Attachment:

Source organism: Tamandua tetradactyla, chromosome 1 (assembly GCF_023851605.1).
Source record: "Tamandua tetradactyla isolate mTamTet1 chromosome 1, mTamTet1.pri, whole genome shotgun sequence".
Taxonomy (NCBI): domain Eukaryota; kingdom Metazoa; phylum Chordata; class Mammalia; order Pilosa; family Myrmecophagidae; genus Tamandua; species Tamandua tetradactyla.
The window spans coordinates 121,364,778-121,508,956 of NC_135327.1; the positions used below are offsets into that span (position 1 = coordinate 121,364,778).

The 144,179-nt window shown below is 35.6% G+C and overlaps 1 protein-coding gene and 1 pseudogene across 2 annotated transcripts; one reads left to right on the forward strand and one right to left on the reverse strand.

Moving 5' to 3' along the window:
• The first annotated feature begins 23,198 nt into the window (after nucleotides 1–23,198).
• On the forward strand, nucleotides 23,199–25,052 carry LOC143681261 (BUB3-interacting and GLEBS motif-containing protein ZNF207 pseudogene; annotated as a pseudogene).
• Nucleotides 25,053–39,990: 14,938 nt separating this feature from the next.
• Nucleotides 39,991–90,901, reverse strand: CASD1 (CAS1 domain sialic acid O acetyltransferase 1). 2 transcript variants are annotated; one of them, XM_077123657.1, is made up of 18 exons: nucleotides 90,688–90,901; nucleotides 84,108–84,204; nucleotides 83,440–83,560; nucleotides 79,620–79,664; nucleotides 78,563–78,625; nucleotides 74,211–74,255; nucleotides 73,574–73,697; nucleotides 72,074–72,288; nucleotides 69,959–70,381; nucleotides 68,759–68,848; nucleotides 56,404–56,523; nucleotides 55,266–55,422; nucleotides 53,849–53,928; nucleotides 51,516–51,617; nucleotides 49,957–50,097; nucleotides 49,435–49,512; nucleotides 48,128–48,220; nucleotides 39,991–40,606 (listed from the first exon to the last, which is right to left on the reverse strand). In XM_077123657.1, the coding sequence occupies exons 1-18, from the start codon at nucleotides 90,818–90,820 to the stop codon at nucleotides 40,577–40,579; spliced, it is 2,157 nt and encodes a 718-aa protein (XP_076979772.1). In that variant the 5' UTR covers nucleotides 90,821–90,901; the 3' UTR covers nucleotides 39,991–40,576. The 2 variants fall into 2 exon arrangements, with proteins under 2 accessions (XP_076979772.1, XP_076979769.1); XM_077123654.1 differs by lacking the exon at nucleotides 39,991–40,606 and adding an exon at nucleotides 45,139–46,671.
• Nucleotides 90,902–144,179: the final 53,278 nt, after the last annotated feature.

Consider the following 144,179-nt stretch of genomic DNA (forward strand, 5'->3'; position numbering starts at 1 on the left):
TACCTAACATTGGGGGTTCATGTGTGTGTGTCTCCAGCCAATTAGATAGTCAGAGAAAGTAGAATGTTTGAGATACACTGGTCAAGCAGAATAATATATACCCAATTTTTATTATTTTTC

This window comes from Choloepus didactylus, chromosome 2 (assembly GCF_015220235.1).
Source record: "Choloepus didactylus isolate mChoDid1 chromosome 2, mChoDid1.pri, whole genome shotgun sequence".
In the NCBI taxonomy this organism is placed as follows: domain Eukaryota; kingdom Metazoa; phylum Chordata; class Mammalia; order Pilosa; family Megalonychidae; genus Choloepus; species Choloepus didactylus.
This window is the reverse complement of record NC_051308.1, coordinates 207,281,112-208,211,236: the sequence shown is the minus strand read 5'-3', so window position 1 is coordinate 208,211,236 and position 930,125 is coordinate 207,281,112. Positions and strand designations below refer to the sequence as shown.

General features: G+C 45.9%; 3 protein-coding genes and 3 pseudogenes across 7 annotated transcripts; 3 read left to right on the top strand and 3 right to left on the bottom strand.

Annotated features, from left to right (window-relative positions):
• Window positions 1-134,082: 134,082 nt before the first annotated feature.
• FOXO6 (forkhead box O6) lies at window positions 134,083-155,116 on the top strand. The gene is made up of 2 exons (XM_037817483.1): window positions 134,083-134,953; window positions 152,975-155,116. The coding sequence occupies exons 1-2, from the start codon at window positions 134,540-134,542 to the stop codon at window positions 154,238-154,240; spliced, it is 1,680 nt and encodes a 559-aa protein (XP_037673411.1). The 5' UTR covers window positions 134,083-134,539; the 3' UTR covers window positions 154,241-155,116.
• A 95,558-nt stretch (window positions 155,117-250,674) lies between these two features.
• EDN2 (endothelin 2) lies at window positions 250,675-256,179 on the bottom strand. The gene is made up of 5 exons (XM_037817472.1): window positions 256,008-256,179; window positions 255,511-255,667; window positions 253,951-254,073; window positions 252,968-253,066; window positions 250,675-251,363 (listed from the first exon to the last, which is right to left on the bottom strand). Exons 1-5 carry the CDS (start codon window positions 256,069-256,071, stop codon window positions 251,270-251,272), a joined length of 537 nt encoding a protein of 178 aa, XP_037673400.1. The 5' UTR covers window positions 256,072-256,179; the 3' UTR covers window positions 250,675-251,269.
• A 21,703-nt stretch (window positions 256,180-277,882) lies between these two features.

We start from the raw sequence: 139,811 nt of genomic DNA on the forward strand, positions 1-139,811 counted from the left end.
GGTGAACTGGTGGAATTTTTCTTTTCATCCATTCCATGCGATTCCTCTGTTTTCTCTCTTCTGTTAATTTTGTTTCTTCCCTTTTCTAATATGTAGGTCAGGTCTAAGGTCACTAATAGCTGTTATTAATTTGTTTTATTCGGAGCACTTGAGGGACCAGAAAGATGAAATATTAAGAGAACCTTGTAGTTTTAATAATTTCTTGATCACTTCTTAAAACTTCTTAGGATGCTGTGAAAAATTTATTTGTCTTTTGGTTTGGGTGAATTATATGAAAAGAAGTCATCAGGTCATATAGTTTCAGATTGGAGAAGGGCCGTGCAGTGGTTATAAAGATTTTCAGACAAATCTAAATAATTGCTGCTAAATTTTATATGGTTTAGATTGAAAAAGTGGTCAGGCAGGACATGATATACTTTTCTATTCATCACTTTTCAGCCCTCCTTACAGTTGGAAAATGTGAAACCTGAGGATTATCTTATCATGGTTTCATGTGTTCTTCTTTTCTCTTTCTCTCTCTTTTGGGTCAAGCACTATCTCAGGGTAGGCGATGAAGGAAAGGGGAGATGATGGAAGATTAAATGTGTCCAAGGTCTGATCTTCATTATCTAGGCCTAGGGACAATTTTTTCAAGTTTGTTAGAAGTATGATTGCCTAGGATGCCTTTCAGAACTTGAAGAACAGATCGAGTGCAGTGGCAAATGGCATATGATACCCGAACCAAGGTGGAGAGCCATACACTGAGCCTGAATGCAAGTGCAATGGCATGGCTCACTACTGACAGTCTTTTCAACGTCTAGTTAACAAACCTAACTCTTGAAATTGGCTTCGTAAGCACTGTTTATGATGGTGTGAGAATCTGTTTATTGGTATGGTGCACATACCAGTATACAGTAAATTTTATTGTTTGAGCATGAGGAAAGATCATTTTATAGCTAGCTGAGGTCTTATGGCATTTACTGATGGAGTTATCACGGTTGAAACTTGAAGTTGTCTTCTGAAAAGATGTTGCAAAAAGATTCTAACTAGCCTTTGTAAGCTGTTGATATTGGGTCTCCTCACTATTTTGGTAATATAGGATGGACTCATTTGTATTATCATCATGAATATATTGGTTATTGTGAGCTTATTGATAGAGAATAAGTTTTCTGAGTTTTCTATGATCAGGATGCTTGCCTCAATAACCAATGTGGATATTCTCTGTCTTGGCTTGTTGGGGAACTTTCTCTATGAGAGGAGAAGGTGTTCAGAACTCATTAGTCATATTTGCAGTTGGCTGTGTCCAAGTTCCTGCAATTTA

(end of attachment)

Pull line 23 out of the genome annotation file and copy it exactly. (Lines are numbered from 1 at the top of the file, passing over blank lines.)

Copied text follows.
• EDN2 (endothelin 2) lies at window positions 250,675-256,179 on the bottom strand. The gene is made up of 5 exons (XM_037817472.1): window positions 256,008-256,179; window positions 255,511-255,667; window positions 253,951-254,073; window positions 252,968-253,066; window positions 250,675-251,363 (listed from the first exon to the last, which is right to left on the bottom strand). Exons 1-5 carry the CDS (start codon window positions 256,069-256,071, stop codon window positions 251,270-251,272), a joined length of 537 nt encoding a protein of 178 aa, XP_037673400.1. The 5' UTR covers window positions 256,072-256,179; the 3' UTR covers window positions 250,675-251,269.